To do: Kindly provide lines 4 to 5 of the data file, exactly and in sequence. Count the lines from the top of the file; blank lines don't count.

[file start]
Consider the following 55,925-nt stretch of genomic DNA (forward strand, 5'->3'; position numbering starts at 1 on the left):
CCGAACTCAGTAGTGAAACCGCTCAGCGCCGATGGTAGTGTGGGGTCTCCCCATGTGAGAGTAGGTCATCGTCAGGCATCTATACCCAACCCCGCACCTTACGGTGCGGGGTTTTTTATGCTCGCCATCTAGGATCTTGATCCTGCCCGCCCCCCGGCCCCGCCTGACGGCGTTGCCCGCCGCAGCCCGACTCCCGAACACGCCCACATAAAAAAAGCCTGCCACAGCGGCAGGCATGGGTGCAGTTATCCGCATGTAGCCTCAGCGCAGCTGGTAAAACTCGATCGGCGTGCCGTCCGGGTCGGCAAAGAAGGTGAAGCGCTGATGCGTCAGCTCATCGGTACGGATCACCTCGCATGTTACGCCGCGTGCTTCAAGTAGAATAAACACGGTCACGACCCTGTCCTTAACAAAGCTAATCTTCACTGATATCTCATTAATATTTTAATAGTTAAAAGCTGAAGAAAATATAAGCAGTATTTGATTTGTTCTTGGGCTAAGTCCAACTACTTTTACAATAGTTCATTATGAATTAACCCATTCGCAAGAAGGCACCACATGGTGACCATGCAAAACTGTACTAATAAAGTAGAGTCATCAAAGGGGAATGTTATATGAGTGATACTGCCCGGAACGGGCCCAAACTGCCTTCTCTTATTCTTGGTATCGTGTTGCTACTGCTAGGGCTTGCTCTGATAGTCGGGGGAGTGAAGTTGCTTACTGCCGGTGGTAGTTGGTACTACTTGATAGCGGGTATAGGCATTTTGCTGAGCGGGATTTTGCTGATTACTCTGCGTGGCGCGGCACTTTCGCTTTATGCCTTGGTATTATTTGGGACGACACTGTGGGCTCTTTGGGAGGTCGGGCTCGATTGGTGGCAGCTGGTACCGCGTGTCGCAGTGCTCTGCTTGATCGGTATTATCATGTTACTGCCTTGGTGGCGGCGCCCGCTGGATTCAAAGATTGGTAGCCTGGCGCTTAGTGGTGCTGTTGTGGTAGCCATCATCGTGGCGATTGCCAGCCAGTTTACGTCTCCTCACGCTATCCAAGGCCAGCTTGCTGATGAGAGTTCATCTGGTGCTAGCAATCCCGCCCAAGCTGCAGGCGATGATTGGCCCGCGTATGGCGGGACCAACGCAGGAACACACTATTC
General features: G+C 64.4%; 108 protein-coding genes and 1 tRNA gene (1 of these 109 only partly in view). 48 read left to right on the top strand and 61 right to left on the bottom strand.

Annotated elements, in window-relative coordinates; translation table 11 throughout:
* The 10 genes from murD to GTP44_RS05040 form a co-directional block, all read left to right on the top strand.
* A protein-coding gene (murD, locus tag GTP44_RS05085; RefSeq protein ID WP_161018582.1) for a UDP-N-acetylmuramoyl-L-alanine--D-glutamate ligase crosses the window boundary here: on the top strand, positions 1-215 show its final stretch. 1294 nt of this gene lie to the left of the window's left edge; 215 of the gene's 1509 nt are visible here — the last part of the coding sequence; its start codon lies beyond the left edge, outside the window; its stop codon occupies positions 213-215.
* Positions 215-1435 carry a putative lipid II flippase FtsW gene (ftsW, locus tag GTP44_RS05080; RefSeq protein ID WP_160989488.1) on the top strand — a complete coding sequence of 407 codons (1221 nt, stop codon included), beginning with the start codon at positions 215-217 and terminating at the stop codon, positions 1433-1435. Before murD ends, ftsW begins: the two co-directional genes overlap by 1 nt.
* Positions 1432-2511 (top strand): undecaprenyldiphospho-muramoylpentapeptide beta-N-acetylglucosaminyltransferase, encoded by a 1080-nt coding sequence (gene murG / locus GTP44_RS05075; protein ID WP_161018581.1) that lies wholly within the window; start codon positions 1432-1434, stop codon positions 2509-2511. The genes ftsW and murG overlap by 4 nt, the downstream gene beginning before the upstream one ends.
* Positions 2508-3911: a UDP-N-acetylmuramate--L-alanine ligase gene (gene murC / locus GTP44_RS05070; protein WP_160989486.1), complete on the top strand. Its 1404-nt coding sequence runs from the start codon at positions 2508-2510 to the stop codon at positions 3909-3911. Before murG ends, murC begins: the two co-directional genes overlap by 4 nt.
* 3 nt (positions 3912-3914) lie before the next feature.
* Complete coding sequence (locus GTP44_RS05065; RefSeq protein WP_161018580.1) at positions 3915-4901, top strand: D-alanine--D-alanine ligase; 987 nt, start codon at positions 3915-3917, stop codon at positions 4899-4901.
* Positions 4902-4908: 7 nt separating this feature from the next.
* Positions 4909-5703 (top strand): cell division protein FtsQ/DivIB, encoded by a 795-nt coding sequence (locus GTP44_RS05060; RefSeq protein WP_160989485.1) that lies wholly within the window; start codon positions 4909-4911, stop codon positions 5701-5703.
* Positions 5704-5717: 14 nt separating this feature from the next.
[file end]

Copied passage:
Annotated elements, in window-relative coordinates; translation table 11 throughout:
* The 10 genes from murD to GTP44_RS05040 form a co-directional block, all read left to right on the top strand.